During the course of severe pneumonia toxic shock syndrome (TSS), respiratory distress syndrome, disseminated intravascular coagulation (DIC), multi-organ failure and other lethal complications are often encountered.
After the diagnosing severe pneumonia promptly starting intravenous antibiotic therapy is considered to be mandatory. In the initial period of treatment (most challenging period) de-escalation therapy has been widely established, when the patients are treated with the wide spectrum antibiotic combinations to cover all the probable etiologic agents , before concrete diagnosis is being established.
In hospitals there are special regimens that can be used in treatment of community-acquired pneumonias, these regimens can be solely beta-lactam antibiotics (Ampicillin/Sulbactam, Amoxicillin/Clavulanic acid, Ceftriaxone) or their combination with Macrolides (Azitromicin , Spiramicin) in the case if suspicion is made about intracellular agents, respiratory flouroquinolones are also used. It is recommended to use β-lactams, and aminoglycosides and/or fluoroquinolones (Levofloxacine) combinations in very severe or abscessing pneumonias. In case of aspiration induced pneumonia suspicion, β -lactam antibiotic effective against gram negative organisms in combination with Amikacin (MERKACIN) and/or fluoroquinolones (Ciprofloxacine, Levofloxacine) and/or Metronidazole is given.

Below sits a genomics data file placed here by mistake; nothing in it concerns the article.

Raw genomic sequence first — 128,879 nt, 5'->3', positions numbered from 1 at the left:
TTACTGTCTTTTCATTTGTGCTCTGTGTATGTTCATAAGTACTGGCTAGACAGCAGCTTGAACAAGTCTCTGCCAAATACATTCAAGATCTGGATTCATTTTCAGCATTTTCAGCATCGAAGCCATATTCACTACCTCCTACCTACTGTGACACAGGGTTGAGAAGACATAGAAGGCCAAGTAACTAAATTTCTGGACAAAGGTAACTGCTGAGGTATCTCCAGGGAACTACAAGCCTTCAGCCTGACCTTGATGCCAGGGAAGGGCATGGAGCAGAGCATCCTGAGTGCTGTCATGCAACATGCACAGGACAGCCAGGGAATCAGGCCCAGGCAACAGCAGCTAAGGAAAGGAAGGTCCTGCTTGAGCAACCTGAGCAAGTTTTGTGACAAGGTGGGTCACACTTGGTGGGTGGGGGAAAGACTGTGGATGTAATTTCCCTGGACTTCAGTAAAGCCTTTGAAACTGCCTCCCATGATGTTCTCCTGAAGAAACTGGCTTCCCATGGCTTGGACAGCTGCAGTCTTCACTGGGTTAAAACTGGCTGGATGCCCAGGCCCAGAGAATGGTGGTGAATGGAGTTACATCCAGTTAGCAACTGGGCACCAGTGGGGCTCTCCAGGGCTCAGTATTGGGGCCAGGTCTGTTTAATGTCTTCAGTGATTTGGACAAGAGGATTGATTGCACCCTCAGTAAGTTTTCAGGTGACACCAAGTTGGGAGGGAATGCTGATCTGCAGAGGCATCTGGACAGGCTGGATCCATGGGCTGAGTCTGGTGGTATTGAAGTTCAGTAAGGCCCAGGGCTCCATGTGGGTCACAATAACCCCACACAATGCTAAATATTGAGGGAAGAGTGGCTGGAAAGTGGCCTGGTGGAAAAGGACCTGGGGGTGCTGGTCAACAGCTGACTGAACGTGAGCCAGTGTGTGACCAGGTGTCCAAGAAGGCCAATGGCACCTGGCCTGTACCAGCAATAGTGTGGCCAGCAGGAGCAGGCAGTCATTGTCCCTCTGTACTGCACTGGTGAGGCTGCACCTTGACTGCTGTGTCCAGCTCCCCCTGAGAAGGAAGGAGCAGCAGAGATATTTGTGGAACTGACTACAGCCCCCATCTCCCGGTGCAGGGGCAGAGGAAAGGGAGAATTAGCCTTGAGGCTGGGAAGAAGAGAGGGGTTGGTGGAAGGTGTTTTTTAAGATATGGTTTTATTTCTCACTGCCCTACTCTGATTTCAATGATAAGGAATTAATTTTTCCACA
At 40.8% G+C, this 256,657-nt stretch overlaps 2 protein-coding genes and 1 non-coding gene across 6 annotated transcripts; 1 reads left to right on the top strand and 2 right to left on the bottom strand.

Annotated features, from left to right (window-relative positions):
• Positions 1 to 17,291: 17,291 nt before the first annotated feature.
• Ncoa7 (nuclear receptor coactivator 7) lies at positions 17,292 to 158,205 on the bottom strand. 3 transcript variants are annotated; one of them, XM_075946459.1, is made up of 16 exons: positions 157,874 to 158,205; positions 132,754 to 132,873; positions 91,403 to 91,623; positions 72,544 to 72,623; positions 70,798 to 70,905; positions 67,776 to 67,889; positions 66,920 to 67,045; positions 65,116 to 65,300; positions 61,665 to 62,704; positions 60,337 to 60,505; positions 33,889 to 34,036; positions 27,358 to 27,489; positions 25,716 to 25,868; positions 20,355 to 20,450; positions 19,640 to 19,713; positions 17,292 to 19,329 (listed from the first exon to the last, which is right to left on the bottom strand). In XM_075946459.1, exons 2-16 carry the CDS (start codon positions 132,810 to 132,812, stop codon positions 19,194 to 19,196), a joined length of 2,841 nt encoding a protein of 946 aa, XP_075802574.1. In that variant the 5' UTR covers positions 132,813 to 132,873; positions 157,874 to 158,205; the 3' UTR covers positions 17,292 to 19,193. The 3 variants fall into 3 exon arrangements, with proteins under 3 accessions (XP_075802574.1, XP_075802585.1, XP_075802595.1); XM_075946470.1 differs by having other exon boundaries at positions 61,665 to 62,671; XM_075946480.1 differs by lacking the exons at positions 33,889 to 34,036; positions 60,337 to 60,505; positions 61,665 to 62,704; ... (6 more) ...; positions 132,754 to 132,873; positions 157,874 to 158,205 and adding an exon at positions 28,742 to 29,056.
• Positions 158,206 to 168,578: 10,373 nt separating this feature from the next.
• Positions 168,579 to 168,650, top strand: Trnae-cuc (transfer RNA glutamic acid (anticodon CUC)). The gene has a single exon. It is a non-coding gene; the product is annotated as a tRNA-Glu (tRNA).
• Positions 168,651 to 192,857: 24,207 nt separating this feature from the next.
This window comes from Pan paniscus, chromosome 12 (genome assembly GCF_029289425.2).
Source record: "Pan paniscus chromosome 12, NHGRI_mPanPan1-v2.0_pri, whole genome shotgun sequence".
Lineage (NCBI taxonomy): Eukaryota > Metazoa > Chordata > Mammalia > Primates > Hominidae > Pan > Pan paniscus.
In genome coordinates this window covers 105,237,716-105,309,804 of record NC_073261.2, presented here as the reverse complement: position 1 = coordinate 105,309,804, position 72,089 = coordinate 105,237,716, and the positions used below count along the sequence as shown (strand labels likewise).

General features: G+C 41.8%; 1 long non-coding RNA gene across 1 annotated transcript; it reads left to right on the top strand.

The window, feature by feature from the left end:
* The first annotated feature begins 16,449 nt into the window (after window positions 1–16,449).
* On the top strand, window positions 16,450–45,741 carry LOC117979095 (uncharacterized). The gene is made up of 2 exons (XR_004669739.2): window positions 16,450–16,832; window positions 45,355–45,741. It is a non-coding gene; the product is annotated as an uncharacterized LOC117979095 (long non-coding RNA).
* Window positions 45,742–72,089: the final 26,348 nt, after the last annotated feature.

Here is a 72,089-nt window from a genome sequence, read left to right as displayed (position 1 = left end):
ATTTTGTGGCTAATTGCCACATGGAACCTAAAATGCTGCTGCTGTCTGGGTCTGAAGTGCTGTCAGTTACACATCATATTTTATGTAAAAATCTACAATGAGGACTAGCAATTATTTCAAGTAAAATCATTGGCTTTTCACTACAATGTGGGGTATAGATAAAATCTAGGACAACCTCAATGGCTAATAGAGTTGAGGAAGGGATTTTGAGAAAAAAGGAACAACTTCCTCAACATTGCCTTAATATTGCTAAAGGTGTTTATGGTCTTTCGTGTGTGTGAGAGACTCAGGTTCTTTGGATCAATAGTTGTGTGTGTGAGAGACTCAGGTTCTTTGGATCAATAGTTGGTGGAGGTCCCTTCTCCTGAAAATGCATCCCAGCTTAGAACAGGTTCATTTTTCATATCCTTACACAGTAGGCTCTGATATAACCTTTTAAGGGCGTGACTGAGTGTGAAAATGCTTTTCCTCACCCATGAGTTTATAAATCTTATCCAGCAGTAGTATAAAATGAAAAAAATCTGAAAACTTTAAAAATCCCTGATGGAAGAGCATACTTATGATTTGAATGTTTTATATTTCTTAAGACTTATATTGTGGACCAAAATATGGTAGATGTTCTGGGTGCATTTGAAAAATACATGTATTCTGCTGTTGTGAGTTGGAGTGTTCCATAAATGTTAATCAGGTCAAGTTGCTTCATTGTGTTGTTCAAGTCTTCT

Aminoglycoside medications have been widely used in treatment of various forms of pneumonias, especially of the severe forms, since many years. The third generation aminoglycoside – MERKACIN (WORLD MEDICINE, England) – is well known among physicians and is widely used in treatment of respiratory infections (pneumonia, pleural empyema, the lung abscess). High sensitivity of the causative organisms toward MERKACIN makes it useful in the initial empiric therapy before complete microbial cultivation and sensitivity tests results are ready.
Today treatment of non-hospital acquired pneumonia is still problematic. Roughly gram negative causative agents are blue-green rods (Pseudomonads), E.coli, Klebsiella, Proteus spp., Enterobacter spp. and others against which MERKACIN is effective. It well penetrates and distributes in the tissues and fluids, including in pleural exudates and bronchial secretes, it has marked synergic action with β-lactam antibiotics, which increases its bactericidal action. MERKACIN has marked resistance against bacterial inactivating enzymes (apart from other Aminoglycosides) and is effective against resistant strains. In the zone of infection it maintains therapeutic concentration for 10-12 hours, and has marked post-antibiotic effect. Once a daily dosing increases its effectiveness and lowers risk of the side effects. There are two release forms of MERKACIN (500mg/2ml; 100 mg/2ml), which makes it easy to use in any age-group of the patients.
1. Felmingham D., Gruneberg R. N., and the Alexander Project Group. The Alexander Project 1996- 1997: latest susceptibility data from this international study of bacterial patogens from community-aquired lower respiratory tract infections. Antimicrob Chemotherapy 2000;
2. Антибактериальная терапия. Практическое руководство. Под ред. Л. С. Страчунского, Ю. Б. Белоусова, С. Н. Козлова. Москва 2000.
3. Яковлев С.В. А.Г.Чучалин, А.И.Синопальников, Н.Е.Чернеховская; Тяжелая внебольничная пневмония; Москва – 2002.